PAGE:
Chernobyl’s New Safe Confinement is complete
By Mike Hayes11 July 2019
One of the world’s most complex and hazardous construction projects has concluded, 12 years after it began.
Consortium partners Vinci Construction Grands Projets and Bouygues Travaux Publics symbolically handed over to the Ukrainian authorities, the keys to Chernobyl New Safe Confinement (NSC) – an arch built to cover the remains of the nuclear plant’s reactor number 4, damaged in the disastrous explosion and radiation leak of April 1986.
The NSC – designed to enclose the temporary shelter, or sarcophagus, built to cover the reactor immediately following the disaster – is the largest moveable land-based structure ever built. It is 162 m in length, 108 m high, spans 257 m and has a total weight of 36,000 tonnes.
Over the course of its construction, as well as the two main contractors on the build – and the specialised lifting and transport company Mammoet – many organisations were involved in the NSC project, including the European Bank for Reconstruction and Development, the Chernobyl Nuclear Power Plant and Bechtel, the contractor managing the project.
Also, in the 12 years since the NSC project began, it is reported that more than 12,000 workers and technicians came on site, putting in a total of approximately 33 million working hours, without any major work accidents or radiation-related incidents.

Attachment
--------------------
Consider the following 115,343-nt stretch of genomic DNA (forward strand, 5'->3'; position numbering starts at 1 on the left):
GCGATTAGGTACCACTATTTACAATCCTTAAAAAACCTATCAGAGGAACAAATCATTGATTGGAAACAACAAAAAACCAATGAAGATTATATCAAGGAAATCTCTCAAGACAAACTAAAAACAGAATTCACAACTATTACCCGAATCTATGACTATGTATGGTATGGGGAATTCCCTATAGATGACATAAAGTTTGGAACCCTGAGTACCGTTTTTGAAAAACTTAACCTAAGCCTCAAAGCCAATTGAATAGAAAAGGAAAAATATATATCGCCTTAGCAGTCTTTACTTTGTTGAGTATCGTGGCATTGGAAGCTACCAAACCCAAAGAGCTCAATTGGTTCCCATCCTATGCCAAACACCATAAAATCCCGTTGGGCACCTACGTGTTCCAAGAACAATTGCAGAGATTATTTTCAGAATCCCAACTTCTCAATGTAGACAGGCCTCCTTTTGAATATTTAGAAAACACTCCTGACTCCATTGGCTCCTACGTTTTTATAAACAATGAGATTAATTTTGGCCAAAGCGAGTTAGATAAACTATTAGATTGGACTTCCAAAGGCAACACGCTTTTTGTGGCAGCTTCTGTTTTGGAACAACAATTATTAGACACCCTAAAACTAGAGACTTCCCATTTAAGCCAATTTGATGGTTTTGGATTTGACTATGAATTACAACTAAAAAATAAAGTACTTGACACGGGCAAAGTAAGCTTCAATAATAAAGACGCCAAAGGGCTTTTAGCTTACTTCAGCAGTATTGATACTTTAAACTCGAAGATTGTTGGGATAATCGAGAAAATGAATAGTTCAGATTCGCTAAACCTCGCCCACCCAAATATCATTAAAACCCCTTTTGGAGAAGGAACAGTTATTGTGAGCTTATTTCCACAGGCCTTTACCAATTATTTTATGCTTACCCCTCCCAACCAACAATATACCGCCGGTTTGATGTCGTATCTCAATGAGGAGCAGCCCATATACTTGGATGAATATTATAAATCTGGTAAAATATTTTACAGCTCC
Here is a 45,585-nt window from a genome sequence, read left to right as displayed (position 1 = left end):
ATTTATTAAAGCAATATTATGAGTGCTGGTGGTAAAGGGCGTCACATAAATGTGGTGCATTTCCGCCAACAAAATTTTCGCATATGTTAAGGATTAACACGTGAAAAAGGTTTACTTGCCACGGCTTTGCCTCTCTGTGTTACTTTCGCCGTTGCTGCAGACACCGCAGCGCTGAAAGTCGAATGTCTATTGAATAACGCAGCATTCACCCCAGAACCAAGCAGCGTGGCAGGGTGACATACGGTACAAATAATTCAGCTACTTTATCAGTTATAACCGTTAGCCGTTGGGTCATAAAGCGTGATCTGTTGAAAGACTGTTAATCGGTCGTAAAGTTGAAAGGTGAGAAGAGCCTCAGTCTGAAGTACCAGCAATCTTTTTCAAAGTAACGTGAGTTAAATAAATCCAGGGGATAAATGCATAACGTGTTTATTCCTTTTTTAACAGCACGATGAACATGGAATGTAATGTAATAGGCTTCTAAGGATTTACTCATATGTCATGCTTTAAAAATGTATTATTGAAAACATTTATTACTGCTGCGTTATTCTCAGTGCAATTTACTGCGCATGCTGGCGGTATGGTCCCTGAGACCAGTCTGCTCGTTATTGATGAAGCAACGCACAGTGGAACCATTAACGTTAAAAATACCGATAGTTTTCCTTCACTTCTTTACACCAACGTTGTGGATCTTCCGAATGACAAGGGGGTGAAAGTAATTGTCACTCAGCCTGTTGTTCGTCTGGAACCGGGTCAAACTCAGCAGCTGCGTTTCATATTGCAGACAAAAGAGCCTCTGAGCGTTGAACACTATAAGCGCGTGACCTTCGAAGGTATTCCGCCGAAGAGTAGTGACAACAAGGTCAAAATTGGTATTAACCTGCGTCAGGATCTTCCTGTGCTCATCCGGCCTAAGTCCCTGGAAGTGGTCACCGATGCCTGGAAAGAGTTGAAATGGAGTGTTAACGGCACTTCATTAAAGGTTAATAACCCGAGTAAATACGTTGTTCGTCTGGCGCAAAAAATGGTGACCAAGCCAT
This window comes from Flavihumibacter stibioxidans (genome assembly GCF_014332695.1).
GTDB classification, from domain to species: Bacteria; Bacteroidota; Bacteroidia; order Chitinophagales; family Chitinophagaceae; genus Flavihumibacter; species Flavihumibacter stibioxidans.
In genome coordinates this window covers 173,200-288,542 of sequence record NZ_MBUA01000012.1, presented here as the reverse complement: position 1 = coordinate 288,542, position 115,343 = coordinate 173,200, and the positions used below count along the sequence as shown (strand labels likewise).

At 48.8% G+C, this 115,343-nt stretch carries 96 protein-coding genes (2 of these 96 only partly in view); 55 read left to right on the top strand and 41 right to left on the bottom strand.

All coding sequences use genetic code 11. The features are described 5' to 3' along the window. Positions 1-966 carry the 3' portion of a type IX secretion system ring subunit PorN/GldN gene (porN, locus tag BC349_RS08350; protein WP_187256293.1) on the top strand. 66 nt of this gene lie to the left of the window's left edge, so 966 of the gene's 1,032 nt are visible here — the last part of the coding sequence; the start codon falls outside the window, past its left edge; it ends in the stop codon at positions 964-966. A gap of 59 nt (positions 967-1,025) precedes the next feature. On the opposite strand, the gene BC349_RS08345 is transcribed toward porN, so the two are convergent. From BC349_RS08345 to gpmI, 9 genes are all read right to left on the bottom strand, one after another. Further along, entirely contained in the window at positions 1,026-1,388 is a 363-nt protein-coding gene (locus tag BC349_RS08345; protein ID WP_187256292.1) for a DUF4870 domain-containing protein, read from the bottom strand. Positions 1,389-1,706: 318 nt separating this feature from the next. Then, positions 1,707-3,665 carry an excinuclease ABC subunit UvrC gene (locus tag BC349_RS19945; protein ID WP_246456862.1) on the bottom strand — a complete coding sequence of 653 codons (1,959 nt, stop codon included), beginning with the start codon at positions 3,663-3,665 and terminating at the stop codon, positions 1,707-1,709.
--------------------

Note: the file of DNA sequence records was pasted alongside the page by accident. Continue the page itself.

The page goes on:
Patrick Kadri, Chairman of VINCI Construction Grands Projets, said, “It took a lot of audacity, vision, and a fair amount of madness to embark on this project. The challenges were monumental: to design a state-of-the-art prototype in an extremely constraining environment, constantly pushing against the limits of know-how, striving to secure the cooperation and endorsement of all the stakeholders worldwide, inventing materials that did not exist and unique construction methods.
“This project occupied a major part of our working lives. And we are all aware of the environmental progress that this achievement represents for Ukraine, its neighbouring countries and the whole of Europe.”
Marc Adler, Deputy Chief Executive Officer of Bouygues Travaux Publics, said, “Each of our trades really went into overdrive and surpassed themselves: the engineers, the radiation protection people, the employees in charge of executing the work, the project managers…not to mention the people in charge of human resources, who recruited staff in more than 30 countries.
“Chernobyl will be known in the history of civil engineering as a concentrate of innovation, and the engineers who took part in this project are already transmitting the teachings of this outstanding endeavour in engineering schools.”